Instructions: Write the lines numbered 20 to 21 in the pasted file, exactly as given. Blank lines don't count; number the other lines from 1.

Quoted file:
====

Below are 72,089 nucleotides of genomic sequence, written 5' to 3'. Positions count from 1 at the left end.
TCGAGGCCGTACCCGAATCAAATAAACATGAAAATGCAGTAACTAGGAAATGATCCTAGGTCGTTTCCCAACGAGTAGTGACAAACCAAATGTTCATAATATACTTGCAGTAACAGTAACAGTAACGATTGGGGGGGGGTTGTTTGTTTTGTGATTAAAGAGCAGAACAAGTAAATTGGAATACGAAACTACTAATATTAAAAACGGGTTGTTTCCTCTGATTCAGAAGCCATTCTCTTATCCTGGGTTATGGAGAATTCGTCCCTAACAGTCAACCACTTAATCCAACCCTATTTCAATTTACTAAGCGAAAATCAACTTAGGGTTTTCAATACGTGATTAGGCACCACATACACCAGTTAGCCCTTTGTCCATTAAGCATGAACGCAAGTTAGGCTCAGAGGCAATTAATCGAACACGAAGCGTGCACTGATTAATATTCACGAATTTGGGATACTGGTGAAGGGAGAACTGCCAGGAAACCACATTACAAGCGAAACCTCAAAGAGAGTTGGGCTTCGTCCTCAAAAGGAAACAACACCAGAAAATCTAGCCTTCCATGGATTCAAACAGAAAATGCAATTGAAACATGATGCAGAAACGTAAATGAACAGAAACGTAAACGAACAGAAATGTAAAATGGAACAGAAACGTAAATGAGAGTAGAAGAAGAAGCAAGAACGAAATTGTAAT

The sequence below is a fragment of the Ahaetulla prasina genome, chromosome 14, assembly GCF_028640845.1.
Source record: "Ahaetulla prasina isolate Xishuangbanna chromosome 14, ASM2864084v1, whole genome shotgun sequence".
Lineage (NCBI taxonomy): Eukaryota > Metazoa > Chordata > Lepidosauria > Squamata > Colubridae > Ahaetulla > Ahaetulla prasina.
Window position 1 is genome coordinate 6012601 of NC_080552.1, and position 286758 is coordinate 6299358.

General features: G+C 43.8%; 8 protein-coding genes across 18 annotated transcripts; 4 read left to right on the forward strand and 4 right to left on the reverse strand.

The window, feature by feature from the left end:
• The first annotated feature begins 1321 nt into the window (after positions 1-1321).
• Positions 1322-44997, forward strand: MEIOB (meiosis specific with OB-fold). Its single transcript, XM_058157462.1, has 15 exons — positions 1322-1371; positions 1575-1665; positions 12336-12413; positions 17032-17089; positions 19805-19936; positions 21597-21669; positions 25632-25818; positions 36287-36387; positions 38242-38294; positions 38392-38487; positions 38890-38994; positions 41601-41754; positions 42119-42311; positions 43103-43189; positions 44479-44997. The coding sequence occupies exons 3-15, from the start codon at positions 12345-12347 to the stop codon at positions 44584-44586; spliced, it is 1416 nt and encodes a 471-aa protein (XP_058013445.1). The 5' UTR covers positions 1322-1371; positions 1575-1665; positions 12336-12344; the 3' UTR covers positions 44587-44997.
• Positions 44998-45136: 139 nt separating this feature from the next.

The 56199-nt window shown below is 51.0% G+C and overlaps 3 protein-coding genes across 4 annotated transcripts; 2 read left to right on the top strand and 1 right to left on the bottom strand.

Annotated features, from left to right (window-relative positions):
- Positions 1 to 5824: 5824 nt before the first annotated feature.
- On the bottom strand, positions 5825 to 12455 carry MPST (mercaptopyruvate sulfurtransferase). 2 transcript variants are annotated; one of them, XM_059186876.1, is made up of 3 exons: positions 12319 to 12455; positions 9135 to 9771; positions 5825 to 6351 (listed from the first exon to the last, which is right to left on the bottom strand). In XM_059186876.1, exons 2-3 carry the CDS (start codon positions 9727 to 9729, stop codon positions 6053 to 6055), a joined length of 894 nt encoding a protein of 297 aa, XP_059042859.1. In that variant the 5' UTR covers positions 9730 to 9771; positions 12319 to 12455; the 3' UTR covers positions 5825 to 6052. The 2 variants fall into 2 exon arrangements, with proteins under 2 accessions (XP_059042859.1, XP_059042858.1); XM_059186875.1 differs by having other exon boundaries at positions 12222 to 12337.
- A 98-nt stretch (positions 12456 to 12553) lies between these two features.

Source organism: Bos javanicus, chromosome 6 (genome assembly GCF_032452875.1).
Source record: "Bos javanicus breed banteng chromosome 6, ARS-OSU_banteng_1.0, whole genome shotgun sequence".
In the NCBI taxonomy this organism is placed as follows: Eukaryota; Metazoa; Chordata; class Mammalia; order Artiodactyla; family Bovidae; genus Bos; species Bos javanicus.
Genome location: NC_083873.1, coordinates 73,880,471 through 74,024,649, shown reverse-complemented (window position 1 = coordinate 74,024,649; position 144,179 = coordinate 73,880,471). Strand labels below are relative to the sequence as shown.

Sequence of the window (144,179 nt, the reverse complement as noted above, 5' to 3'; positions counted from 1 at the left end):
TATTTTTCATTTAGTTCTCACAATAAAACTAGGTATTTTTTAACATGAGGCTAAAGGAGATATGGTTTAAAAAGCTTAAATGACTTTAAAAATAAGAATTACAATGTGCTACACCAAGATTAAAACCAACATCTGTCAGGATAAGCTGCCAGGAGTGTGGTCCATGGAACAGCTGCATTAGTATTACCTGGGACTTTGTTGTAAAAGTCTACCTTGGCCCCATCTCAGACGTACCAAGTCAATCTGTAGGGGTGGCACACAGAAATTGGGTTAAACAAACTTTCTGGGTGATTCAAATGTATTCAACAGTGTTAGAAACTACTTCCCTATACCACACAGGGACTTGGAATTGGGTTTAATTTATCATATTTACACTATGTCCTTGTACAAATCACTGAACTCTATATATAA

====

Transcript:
Genome location: NC_083873.1, coordinates 73,880,471 through 74,024,649, shown reverse-complemented (window position 1 = coordinate 74,024,649; position 144,179 = coordinate 73,880,471). Strand labels below are relative to the sequence as shown.

Sequence of the window (144,179 nt, the reverse complement as noted above, 5' to 3'; positions counted from 1 at the left end):